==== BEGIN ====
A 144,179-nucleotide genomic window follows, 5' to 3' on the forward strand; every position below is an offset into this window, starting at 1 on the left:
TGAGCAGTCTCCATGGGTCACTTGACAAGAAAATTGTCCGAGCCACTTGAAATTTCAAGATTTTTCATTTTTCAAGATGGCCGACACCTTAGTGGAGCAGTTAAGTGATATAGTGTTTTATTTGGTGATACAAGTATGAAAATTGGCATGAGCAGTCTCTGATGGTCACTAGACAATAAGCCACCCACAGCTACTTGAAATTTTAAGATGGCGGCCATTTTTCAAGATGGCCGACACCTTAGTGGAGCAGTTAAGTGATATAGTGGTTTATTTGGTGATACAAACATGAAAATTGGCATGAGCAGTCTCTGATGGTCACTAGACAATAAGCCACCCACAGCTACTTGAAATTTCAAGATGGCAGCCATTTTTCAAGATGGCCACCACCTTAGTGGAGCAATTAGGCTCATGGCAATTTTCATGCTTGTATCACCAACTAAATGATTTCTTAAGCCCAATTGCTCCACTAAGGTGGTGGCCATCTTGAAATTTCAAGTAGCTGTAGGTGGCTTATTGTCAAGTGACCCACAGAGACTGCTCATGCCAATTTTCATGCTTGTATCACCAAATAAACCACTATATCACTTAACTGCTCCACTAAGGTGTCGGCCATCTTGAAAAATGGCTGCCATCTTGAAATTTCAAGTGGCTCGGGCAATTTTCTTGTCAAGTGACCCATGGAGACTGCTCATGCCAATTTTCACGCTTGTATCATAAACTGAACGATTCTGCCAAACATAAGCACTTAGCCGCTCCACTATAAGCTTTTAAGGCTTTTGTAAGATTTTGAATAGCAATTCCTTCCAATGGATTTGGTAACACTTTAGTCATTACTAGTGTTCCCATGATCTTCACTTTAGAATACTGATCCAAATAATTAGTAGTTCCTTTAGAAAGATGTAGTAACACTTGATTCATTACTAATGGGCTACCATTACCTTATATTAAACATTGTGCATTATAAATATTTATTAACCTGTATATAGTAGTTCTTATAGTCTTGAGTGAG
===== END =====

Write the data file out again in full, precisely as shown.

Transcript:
A 144,179-nucleotide genomic window follows, 5' to 3' on the forward strand; every position below is an offset into this window, starting at 1 on the left:
TGAGCAGTCTCCATGGGTCACTTGACAAGAAAATTGTCCGAGCCACTTGAAATTTCAAGATTTTTCATTTTTCAAGATGGCCGACACCTTAGTGGAGCAGTTAAGTGATATAGTGTTTTATTTGGTGATACAAGTATGAAAATTGGCATGAGCAGTCTCTGATGGTCACTAGACAATAAGCCACCCACAGCTACTTGAAATTTTAAGATGGCGGCCATTTTTCAAGATGGCCGACACCTTAGTGGAGCAGTTAAGTGATATAGTGGTTTATTTGGTGATACAAACATGAAAATTGGCATGAGCAGTCTCTGATGGTCACTAGACAATAAGCCACCCACAGCTACTTGAAATTTCAAGATGGCAGCCATTTTTCAAGATGGCCACCACCTTAGTGGAGCAATTAGGCTCATGGCAATTTTCATGCTTGTATCACCAACTAAATGATTTCTTAAGCCCAATTGCTCCACTAAGGTGGTGGCCATCTTGAAATTTCAAGTAGCTGTAGGTGGCTTATTGTCAAGTGACCCACAGAGACTGCTCATGCCAATTTTCATGCTTGTATCACCAAATAAACCACTATATCACTTAACTGCTCCACTAAGGTGTCGGCCATCTTGAAAAATGGCTGCCATCTTGAAATTTCAAGTGGCTCGGGCAATTTTCTTGTCAAGTGACCCATGGAGACTGCTCATGCCAATTTTCACGCTTGTATCATAAACTGAACGATTCTGCCAAACATAAGCACTTAGCCGCTCCACTATAAGCTTTTAAGGCTTTTGTAAGATTTTGAATAGCAATTCCTTCCAATGGATTTGGTAACACTTTAGTCATTACTAGTGTTCCCATGATCTTCACTTTAGAATACTGATCCAAATAATTAGTAGTTCCTTTAGAAAGATGTAGTAACACTTGATTCATTACTAATGGGCTACCATTACCTTATATTAAACATTGTGCATTATAAATATTTATTAACCTGTATATAGTAGTTCTTATAGTCTTGAGTGAG